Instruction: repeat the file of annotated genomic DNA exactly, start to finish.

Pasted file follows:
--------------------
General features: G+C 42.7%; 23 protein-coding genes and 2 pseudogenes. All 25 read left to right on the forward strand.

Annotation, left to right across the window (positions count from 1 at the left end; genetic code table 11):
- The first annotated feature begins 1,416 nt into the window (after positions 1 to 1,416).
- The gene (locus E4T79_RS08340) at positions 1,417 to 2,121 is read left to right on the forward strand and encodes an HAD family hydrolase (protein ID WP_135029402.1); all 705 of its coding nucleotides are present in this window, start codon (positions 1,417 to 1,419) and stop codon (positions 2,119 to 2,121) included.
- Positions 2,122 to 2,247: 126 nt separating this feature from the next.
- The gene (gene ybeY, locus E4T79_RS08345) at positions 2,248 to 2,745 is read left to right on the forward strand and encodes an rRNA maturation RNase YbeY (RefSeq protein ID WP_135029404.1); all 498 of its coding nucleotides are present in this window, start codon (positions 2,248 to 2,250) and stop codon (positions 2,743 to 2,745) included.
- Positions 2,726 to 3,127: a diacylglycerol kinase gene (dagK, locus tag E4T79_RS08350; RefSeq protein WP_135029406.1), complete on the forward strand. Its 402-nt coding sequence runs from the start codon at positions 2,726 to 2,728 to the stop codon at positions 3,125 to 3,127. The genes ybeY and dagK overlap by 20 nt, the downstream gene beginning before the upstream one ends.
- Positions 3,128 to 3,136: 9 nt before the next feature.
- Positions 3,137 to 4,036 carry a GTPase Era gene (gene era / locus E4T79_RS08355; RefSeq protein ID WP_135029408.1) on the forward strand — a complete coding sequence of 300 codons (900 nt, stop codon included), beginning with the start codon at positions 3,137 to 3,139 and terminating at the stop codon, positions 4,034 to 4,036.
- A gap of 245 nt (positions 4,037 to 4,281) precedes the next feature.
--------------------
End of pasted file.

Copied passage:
General features: G+C 42.7%; 23 protein-coding genes and 2 pseudogenes. All 25 read left to right on the forward strand.

Annotation, left to right across the window (positions count from 1 at the left end; genetic code table 11):
- The first annotated feature begins 1,416 nt into the window (after positions 1 to 1,416).
- The gene (locus E4T79_RS08340) at positions 1,417 to 2,121 is read left to right on the forward strand and encodes an HAD family hydrolase (protein ID WP_135029402.1); all 705 of its coding nucleotides are present in this window, start codon (positions 1,417 to 1,419) and stop codon (positions 2,119 to 2,121) included.
- Positions 2,122 to 2,247: 126 nt separating this feature from the next.
- The gene (gene ybeY, locus E4T79_RS08345) at positions 2,248 to 2,745 is read left to right on the forward strand and encodes an rRNA maturation RNase YbeY (RefSeq protein ID WP_135029404.1); all 498 of its coding nucleotides are present in this window, start codon (positions 2,248 to 2,250) and stop codon (positions 2,743 to 2,745) included.
- Positions 2,726 to 3,127: a diacylglycerol kinase gene (dagK, locus tag E4T79_RS08350; RefSeq protein WP_135029406.1), complete on the forward strand. Its 402-nt coding sequence runs from the start codon at positions 2,726 to 2,728 to the stop codon at positions 3,125 to 3,127. The genes ybeY and dagK overlap by 20 nt, the downstream gene beginning before the upstream one ends.
- Positions 3,128 to 3,136: 9 nt before the next feature.
- Positions 3,137 to 4,036 carry a GTPase Era gene (gene era / locus E4T79_RS08355; RefSeq protein ID WP_135029408.1) on the forward strand — a complete coding sequence of 300 codons (900 nt, stop codon included), beginning with the start codon at positions 3,137 to 3,139 and terminating at the stop codon, positions 4,034 to 4,036.
- A gap of 245 nt (positions 4,037 to 4,281) precedes the next feature.